4.Where none of the legal obstacles concerns an issue of legislative competence at national level, the competent regional Cross-border Coordination Point shall assume the tasks set out in Articles 9 to 17 and coordinate, with the other regional Cross-border Coordination Point or Points in the same Member States, in the cases where more than one territorial entity is concerned by the joint project, unless the Member State has decided that the tasks set out in Articles 14 to 17 are entrusted to a national Cross-border Coordination Point. That competent regional Cross-border Coordination Point shall keep the national Cross-border Coordination Point informed about any Commitment or Statement procedure.

Article 7
Coordination tasks of the Commission

1.The Commission shall fulfil the following coordination tasks:

(a)liaise with the Cross-border Coordination Points;

(b)publish and keep an up-dated list of all national and regional Cross-border Coordination Points;

(c)set up and maintain a database on all Commitments and Statements.

2.The Commission shall adopt an implementing act with regard to the functioning of the database referred to in point (c) of paragraph 1 and the forms to be used when information on the implementation and on the use of the Mechanism is submitted by Cross-border Coordination Points. That implementing act shall be adopted in accordance with the advisory procedure referred to in Article 23(2).

CHAPTER II
Procedure for concluding and signing a Commitment or for signing a Statement

Article 8
Preparation and submission of the initiative document

1.The initiator shall identify the legal obstacle with regard to the planning, development, staffing, financing or functioning of a joint project.

2.The initiator shall be one of the following:

(a)the public or private body responsible for initiating or both initiating and implementing a joint project;

(b)one or more local or regional authorities located in a given cross-border region or exercising public power in that cross-border region;

(c)a body with or without legal personality set up for cross-border cooperation located in or covering at least partially a given cross-border region, including European groupings of territorial cooperation under Regulation (EC) No 1082/2006, Euroregions, Euregios and similar bodies;

(d)an organisation set up on behalf of cross-border regions with the aim to promote the interests of cross-border territories and to facilitate the networking of players and the sharing of experiences, such as the Association of European Border Regions, the Mission Opérationnelle Transfrontalière or the Central European Service for Cross-border Initiatives; or

(e)several of the entities referred to in points (a) to (d) jointly.

3.The initiator shall prepare an initiative document drafted in accordance with Article 9.

4.The initiator shall submit the initiative document to the competent Cross-border Coordination Point of the committing Member State and send a copy to the competent Cross-border Coordination Point of the transferring Member State.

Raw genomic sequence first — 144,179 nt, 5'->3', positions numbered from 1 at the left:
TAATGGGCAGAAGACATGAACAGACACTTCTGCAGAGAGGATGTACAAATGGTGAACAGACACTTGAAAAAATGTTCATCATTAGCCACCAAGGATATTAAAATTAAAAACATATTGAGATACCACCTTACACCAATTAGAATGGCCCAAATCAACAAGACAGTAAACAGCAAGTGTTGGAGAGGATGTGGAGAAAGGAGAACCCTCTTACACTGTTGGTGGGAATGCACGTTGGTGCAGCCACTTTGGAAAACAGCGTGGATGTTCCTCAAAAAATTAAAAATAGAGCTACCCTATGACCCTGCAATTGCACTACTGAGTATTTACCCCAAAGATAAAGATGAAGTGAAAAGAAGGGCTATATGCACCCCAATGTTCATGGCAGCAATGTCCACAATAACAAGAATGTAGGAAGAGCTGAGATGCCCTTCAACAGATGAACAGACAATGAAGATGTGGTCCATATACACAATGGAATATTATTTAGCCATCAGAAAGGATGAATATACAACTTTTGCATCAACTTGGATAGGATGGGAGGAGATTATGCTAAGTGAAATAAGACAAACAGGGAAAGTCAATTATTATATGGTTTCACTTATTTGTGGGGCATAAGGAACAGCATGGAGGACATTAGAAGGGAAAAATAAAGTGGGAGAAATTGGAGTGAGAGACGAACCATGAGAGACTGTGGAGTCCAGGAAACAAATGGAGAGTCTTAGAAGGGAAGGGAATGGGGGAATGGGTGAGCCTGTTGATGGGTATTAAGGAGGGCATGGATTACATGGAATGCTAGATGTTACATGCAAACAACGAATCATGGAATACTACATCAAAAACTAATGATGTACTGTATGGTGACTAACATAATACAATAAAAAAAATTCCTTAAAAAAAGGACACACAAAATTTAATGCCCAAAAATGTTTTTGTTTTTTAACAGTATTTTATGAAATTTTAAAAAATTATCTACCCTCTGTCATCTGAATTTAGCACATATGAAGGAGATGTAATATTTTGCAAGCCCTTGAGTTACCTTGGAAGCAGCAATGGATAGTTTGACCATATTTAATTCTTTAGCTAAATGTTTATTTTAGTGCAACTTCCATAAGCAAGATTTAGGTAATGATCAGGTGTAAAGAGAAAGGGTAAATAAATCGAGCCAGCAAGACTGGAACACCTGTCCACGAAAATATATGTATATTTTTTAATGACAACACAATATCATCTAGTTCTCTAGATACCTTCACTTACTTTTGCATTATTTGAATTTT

Article 9
Content of the initiative document

1.The initiative document shall include at least the following elements:

(a)a description of the joint project and of its context, of the corresponding legal obstacle in the committing Member State as well as of the rationale for resolving the legal obstacle;

(b)a list of the specific legal provisions of the transferring Member State resolving the legal obstacle or, where no appropriate legal provision exists, a proposal for an ad hoc legal resolution;

(c)a justification for the area of application;

(d)the foreseeable duration or, where duly justified, its unlimited duration;

(e)a list of the competent committing authority or authorities;

(f)a list of the competent transferring authority or authorities.

2.The area of application shall be limited to the minimum necessary for the effective implementation of the joint project.

Article 10
Preliminary analysis of the initiative document by the committing Member State

1.The competent Cross-border Coordination Point shall analyse the initiative document. It shall liaise with all competent committing authorities and with the national or, where relevant, other regional Cross-border Coordination Points in the committing Member State and with the national Cross-border Coordination Point in the transferring Member State.

2.Within three months after receipt of the initiative document the competent Cross-border Coordination Point shall take, one or more of the following actions, to be transmitted to the initiator in writing:

(a)inform the initiator that the initiative document was prepared in accordance with Article 9 and is therefore admissible;

(b)request, if necessary, the submission of a revised initiative document or of additional specific information while setting out why and in which aspect the initiative document is not considered sufficient;

(c)inform the initiator about its assessment that there is no legal obstacle while setting out the reasons and also referring to the means of legal redress against that decision under the law of the committing Member State;

(d)inform the initiator about its assessment that the legal obstacle consists in one of the cases listed in Article 12(4) and describe the commitment of the competent committing authority, to change or adapt that legal obstacle;